American Interference: Dejavu all Over Again

American

 If Yogi Berra, the New York Yankee’s often quoted catcher, could see how American interference is affecting the world today, he might just say, “It’s dejavu all over again.”

With the Ukraine and Venezuela making international headlines, everyone is aware that at least some of the blame for unrest is being directed towards Washington and the United States. If the conversations in the streets of South American cities are any indication, about half of the people feel that Washington is behind the latest unrest and the other half puts the responsibility for violent protests at the feet of corrupt and inefficient leaders.

Regardless of how much, or how little, a part Washington is eventually determined to have played, history shows four clear instances of times that America interfered with the internal government of other countries.

Researchers have also discovered a pattern to Washington’s interference. The US government has never, knowingly, interfered in a country where a US military base was located. Some of the most blatant examples of this are four countries in South America.

Argentina

Declassified documents from 2003 reveal conversations between Henry Kissinger and Argentine Admiral Guzzetti. The conversations between the two country’s officials started in the fall of 1976, just after the coup in Argentina. In the discussions, Kissinger pointedly approved the “dirty war,” in which 30,000 people were eventually killed and 400 children taken from murdered parents. According to the documents, Kissinger informed Guzzetti that America’s attitude was one in which American leaders wanted the Argentine military to succeed, quickly. Guzzetti reported back to his superiors that there would be no interference from the US over the kidnappings, torturing and killing of the opposition.

Brazil

Brazilian General Branco orchestrated a takeover in 1964 that set off two decades of military dictatorship. A US diplomat in Brazil, Vernon Walters, knew Branco from the time they served together from the Second World War. A CIA officer, Walters made sure that the agency provided plenty of support to help guarantee the coup’s success. To help support Branco, a US Marine regiment was standing by to land north of Rio. They were never called ashore and were sent home. The coup was aimed at removing elected President Goulart. Goulart, a well-to-do landowner, was not an anti-capitalist. What he was, was neutral. Washington found Goulart’s attempts to remain impartial very upsetting. The displeasure of the American government led directly to the coup which installed Branco.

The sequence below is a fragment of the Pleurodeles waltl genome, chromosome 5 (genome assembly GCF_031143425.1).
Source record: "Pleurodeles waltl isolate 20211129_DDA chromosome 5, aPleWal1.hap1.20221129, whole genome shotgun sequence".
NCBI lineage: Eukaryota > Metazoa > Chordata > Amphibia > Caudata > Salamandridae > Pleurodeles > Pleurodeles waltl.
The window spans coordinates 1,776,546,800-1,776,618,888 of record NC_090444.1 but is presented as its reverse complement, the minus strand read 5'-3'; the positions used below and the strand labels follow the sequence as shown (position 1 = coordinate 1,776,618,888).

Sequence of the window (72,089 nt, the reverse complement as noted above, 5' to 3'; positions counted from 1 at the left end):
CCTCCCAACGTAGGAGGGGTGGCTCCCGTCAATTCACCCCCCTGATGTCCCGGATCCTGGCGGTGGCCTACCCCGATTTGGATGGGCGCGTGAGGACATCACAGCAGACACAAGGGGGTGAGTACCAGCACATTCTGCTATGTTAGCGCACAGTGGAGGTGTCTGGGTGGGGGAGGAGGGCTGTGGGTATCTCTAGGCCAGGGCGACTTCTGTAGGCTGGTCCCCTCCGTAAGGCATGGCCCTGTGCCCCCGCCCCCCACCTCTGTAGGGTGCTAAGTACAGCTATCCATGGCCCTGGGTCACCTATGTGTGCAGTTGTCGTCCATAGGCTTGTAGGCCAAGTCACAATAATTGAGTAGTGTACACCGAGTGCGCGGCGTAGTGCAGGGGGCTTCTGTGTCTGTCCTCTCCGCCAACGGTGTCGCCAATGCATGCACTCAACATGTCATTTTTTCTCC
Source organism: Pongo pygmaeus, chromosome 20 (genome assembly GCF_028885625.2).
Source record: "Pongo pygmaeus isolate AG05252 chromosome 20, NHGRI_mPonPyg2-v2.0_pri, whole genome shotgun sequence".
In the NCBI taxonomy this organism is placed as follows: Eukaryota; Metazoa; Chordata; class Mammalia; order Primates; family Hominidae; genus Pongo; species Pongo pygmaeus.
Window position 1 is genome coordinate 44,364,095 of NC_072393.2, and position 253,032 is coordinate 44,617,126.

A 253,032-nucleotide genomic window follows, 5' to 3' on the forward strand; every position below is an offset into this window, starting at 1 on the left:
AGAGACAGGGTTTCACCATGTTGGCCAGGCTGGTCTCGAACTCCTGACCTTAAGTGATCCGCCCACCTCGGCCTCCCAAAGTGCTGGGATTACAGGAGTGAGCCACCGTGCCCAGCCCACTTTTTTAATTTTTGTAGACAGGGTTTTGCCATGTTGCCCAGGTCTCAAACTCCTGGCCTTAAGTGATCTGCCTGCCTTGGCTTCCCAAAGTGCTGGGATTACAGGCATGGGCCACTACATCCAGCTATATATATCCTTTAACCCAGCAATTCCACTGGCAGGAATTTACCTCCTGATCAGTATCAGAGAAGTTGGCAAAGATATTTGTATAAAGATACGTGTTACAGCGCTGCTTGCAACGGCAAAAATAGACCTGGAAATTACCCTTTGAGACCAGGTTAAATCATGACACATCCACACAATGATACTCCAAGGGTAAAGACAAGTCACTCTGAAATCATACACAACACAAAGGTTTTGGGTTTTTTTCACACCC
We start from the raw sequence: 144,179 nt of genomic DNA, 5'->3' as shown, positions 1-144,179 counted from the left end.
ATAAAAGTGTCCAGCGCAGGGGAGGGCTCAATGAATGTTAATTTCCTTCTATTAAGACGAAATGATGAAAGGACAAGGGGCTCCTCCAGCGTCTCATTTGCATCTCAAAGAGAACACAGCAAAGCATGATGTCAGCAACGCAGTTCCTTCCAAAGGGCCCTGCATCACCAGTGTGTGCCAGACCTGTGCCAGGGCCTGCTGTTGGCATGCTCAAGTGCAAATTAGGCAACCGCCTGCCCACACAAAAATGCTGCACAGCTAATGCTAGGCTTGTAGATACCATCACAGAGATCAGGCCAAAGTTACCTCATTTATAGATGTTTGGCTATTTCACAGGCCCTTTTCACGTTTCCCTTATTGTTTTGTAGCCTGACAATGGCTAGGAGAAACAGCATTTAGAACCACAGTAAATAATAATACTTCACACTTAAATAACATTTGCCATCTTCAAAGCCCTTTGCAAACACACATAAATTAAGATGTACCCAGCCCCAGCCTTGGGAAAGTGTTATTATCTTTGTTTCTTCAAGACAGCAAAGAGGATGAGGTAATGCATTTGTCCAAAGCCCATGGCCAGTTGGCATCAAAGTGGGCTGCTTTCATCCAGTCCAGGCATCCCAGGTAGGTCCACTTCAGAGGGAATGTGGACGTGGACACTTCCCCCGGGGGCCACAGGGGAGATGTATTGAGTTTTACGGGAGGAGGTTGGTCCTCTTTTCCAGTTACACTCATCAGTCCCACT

Colombia

When US special forces teamed up with the Drug Enforcement Administration to track down, and kill, Pablo Escobar, they didn’t just play with the “good guys.” Forming a partnership with a vigilante group named “Los Pepes,” the US government helped form the AUC (United Self-Defense Forces of Colombia). The AUC would go on to be responsible for 75 percent of civilian deaths in the country over the following 10 years.

Mexico

The number of victims in the American backed “drug war” has exceeded 100,000. American officials call the Mexican based cartel, “Los Zetas,” the most advanced and sophisticated cartel in Mexico. The Los Zetas cartel was began when members of Mexico’s military and law enforcement agencies started defecting. Seduced by the money, the men, who were trained by American special forces at the “School of the Americas” at Fort Benning, Georgia, found the big bucks offered by drug smuggling more appealing than the pesos earned by enforcing the law.

As American interference continues to be noticed around the world, more people will feel it’s “dejavu all over again.”

By Jerry Nelson

Sources
Daily Beast
Russia and India Report
EurAsia Review

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